Aristotle noted at the beginning of the Nicomachean Ethics that happiness is the one thing you can choose for itself — everything else is chosen for the sake of happiness.
If Aristotle is correct, this one concept, “happiness,” is at the root of every decision we make and every action we perform, and therefore it determines whether we think our lives have meaning, whether we are going somewhere, whether we are successful, whether we are worth something (to ourselves), whether life is lived to the full, and whether life is worth living.
Inasmuch as this concept can influence our whole identity and purpose in life, it will probably influence the kinds of friends we make, the person we want to marry, the career we pursue, the clubs to which we belong, the associations with which we affiliate, and just about everything else of relevance.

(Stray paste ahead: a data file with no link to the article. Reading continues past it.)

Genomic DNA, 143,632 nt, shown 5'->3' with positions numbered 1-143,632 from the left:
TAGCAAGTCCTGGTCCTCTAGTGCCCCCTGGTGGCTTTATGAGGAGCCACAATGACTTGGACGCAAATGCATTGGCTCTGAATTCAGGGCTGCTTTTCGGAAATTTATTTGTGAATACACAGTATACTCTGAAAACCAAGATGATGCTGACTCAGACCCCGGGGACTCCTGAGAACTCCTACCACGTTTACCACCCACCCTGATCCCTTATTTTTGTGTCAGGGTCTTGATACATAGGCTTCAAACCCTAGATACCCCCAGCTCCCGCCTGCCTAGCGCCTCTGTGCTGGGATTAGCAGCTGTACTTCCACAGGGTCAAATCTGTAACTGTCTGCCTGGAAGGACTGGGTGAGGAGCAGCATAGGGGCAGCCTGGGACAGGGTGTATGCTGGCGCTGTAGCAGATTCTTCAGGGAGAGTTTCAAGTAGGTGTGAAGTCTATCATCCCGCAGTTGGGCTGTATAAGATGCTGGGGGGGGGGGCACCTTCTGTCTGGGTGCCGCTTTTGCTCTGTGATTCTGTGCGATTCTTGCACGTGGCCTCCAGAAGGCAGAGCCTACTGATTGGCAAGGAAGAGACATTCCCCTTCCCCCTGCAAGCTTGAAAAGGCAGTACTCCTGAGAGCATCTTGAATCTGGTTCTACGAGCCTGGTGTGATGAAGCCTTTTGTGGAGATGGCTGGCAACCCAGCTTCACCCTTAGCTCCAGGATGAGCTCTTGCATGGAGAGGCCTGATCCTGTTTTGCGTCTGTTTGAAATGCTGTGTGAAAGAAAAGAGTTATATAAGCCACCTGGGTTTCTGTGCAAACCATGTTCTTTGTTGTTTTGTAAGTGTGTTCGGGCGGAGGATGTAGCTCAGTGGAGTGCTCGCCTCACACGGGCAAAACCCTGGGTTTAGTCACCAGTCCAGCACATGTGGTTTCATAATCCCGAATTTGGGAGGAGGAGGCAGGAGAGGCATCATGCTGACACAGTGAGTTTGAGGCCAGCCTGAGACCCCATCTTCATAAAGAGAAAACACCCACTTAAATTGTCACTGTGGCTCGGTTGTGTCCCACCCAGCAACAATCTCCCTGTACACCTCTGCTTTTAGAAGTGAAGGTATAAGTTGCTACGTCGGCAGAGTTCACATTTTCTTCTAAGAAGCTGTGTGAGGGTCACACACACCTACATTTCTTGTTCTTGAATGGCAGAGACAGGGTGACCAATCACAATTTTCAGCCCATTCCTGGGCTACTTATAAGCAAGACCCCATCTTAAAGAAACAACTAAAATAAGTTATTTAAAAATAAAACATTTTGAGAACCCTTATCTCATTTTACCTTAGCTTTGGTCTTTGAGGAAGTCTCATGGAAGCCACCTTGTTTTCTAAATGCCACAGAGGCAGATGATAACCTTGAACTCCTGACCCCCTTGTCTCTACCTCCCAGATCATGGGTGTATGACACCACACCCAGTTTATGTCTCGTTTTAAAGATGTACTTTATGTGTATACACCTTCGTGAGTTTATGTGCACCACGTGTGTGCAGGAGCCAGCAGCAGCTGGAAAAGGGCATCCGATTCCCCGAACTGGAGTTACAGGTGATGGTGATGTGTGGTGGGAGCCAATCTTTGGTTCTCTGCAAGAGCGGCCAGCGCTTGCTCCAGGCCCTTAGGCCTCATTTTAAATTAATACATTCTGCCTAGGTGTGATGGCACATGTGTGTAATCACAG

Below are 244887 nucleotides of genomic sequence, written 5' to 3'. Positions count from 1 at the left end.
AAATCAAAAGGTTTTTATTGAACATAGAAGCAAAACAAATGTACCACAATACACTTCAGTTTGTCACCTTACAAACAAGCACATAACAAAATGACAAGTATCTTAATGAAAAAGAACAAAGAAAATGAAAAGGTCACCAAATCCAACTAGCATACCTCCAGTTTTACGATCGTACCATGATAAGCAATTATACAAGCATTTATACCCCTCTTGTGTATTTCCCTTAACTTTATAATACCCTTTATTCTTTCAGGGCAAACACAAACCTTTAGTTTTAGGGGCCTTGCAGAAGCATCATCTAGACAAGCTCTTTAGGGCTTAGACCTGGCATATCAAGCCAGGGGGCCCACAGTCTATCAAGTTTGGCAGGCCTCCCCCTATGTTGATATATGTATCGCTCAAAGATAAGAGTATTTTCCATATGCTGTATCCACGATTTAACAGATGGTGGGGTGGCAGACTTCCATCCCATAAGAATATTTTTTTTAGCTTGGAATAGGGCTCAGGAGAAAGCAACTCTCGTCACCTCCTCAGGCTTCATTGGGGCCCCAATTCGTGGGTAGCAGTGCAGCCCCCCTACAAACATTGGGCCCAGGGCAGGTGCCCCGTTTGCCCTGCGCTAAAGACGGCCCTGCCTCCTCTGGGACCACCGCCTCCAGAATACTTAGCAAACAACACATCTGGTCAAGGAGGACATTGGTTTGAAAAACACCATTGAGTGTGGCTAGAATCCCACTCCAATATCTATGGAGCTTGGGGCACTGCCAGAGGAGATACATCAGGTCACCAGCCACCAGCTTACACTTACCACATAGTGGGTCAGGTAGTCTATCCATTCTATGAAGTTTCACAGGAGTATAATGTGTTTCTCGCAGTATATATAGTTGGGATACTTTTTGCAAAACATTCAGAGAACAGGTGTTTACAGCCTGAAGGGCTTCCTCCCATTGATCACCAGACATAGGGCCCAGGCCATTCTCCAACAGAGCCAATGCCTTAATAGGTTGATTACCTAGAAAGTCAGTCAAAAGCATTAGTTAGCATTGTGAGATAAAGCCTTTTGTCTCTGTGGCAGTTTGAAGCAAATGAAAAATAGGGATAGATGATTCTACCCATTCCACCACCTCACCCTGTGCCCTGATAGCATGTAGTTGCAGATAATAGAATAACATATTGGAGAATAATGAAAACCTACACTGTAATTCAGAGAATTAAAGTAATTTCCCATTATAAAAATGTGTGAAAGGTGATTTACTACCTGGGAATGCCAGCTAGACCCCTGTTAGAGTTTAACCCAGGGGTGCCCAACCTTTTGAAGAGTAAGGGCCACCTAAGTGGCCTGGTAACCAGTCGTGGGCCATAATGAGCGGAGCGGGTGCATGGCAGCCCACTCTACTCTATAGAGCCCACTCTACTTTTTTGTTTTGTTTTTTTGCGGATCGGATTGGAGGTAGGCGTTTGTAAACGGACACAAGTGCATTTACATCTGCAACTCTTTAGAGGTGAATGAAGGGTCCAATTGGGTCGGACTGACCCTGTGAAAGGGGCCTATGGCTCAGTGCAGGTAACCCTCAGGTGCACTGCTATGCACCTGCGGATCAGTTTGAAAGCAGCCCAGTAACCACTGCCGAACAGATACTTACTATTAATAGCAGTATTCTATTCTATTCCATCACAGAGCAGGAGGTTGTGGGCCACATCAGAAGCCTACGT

If we can discover a good and comprehensive definition of happiness, then we are very likely to live a more fulfilled life in the areas of our relationships, careers, associations, lives in the workplace, in the community, in our churches, and even in culture or society. Such a fulfilled life could do considerable good — for individuals as well as the common good, for this world and even the next.
For a full discussion of the subject, read the article below – for a shorter summary, follow this link to learn more about the four levels of happiness.